SINGAPORE Singapore property shares slumped the most in more than six months after the government launched sweeping measures to cool the housing market, where prices have soared to record highs due to low interest rates and huge demand from real estate speculators.
Shares in major developers CapitaLand Ltd (CATL.SI) lost more than 4 percent, while Keppel Land Ltd KLAN.SI and City Developments Ltd (CTDM.SI) both shed over 6 percent, dragging the main index .FTSTI 0.4 percent lower.
Under pressure from voters who complain of overcrowding as well as stiffer competition for housing and jobs, Singapore's ruling party is trying to curb an influx of foreigners. It has also said it would do whatever it could to avoid a bubble that would destabilize one of Asia's key financial markets.
Foreigners, as of Saturday, must pay stamp duties of 18 percent on the price of a home, compared with 13 percent previously. The stamp duty paid by foreigners permanently residing in Singapore increased to 8 percent from 3 percent, while that paid by Singaporeans remains unchanged at 3 percent.
"The actions taken on Friday for the property market have a lot of teeth," Piyush Gupta, Chief Executive of Southeast Asia's largest bank DBS Group Holdings (DBSM.SI), said at a private banking event. "Everybody is impacted by the measures."
The loosening of monetary policy in the United States has, in part, prompted large amounts of money to flow to Asia.
Much of that money has been invested into houses and apartments in regional hubs Singapore and Hong Kong because Asians tend to allocate a larger proportion of their money into property, which many perceive as more tangible and less risky than shares.
Prices for private homes have risen by almost 60 percent in the island-state since mid-2009 despite repeated attempts by the government to subdue them.
"We are in unchartered territory in terms of how much the property market can take. But I think the likelihood of the end of property price increases has never been higher than it is now," said Eli Lee, an analyst at OCBC Investment Research.
The new restrictions appear to be aimed at curbing investment demand in AAA-rated Singapore, where banks are charging as little as 1 percent annual interest on mortgage loans. They follow steps taken by Hong Kong, home to the world's most expensive apartments, where the government late last year unveiled a slew of measures to curb price rises.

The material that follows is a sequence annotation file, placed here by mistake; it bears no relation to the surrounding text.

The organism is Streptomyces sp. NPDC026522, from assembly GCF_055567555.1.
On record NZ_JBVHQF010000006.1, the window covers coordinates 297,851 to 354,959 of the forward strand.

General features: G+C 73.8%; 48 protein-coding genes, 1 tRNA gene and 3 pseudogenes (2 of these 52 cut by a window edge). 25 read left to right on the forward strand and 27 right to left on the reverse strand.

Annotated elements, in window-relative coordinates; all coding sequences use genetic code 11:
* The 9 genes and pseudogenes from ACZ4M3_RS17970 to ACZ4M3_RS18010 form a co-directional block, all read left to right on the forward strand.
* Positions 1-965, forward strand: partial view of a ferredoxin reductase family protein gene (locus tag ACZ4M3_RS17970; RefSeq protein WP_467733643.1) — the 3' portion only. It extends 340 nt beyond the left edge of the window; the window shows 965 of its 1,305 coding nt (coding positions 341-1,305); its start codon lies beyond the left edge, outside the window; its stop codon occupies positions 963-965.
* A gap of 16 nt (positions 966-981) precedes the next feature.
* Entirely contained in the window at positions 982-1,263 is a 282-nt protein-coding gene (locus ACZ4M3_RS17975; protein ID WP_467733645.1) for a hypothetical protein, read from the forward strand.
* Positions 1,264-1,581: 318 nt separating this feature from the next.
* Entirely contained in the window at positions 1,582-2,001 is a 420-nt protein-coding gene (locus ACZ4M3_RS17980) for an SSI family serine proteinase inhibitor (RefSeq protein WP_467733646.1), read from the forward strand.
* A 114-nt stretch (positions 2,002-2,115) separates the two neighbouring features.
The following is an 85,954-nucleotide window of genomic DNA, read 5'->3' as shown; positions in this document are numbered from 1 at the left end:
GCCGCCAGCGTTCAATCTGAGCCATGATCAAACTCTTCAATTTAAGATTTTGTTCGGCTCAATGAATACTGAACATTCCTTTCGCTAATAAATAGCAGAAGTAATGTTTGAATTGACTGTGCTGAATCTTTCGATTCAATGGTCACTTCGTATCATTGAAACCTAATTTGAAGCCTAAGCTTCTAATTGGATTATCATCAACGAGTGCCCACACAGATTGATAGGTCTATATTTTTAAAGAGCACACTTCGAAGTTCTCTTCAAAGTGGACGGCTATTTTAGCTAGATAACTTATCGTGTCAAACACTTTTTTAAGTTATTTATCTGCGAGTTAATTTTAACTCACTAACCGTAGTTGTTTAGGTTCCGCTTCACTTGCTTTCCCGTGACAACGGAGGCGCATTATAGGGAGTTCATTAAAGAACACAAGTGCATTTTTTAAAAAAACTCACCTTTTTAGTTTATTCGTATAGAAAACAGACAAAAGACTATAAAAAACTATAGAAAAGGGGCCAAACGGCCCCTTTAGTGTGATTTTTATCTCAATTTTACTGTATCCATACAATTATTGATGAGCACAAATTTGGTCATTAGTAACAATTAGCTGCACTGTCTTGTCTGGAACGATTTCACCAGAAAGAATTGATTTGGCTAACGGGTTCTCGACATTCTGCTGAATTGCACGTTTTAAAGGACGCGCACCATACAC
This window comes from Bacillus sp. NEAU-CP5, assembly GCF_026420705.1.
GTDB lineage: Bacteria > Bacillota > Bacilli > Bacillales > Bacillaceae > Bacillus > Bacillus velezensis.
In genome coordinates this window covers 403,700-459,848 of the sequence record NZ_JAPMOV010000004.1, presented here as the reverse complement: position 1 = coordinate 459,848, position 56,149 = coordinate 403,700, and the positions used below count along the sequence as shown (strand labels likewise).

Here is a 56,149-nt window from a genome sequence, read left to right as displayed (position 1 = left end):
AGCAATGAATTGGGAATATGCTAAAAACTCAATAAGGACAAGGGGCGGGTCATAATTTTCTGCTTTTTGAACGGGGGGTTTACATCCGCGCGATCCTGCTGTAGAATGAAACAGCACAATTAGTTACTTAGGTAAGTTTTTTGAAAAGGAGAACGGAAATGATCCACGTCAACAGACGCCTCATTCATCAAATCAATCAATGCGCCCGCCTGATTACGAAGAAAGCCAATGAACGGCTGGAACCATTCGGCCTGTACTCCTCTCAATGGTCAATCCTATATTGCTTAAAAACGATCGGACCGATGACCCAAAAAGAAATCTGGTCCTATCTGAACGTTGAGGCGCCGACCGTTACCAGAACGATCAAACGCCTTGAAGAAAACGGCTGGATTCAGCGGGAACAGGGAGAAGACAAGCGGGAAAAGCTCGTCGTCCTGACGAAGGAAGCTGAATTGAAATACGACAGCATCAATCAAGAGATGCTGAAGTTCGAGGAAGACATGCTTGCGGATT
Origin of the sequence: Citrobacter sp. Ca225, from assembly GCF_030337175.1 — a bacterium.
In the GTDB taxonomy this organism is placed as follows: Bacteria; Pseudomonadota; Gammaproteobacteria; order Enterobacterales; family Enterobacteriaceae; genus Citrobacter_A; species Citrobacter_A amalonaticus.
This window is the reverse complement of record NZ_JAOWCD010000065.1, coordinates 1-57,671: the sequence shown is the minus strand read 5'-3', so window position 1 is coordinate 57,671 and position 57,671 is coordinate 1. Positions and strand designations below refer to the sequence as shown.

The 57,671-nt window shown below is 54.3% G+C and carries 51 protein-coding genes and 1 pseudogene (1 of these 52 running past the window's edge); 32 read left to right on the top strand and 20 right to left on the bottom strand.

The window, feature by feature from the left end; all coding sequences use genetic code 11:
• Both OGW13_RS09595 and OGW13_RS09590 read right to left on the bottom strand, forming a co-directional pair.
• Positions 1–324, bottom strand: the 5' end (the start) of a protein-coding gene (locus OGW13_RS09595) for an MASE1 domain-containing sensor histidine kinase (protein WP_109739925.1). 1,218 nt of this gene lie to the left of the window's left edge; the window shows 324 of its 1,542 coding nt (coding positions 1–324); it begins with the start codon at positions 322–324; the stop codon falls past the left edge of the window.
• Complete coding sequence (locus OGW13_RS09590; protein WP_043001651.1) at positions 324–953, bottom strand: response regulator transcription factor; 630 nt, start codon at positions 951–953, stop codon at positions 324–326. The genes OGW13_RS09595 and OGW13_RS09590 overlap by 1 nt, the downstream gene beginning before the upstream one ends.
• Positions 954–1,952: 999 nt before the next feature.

Singapore and Hong Kong are among the world's most open economies and their property markets are easy to enter, making housing sectors there a popular target for "hot money", which in turn pushes down local interest rates and stokes inflation.
The Southeast Asian city-state also introduced, for the first time, a seller's stamp duty of 5 to 15 percent on those who buy and then sell industrial properties such as warehouses and factories within three years.
Individual buyers applying for loans for second homes will also have to make a minimum cash downpayment of 25 percent compared with 10 percent previously.
"The government is serious about addressing affordability for new Singaporean homebuyers," said Kristy Fong, an investment manager at Aberdeen Asset Management PLC. "Therefore the intent is for the property market to cool, but not crash given that they are clear about these measures being temporary depending on future market conditions."
The property sector index .FTFSTAS8600 - last year's best performer on the Singapore bourse with a 48 percent jump - fell as much as 2.7 percent on Monday, its biggest drop since May.
Tighter loan measures affected bank stocks across the board on Monday, with DBS, Oversea-Chinese Banking Corp (OCBC.SI), and United Overseas Bank (UOBH.SI) down between 1.2 percent and 2 percent.
"UOB and OCBC appear to have had the highest dependence on mortgages for loan growth in recent times," Anand Swaminathan, analyst at Credit Suisse, said in a report.
"With the regulator showing resolve to 'do whatever it takes', future measures could target bringing down the mortgage profitability for banks." Credit Suisse remains underweight on banks.
(Additional reporting by Saeed Azhar and Kevin Lim; Editing by Daniel Magnowski)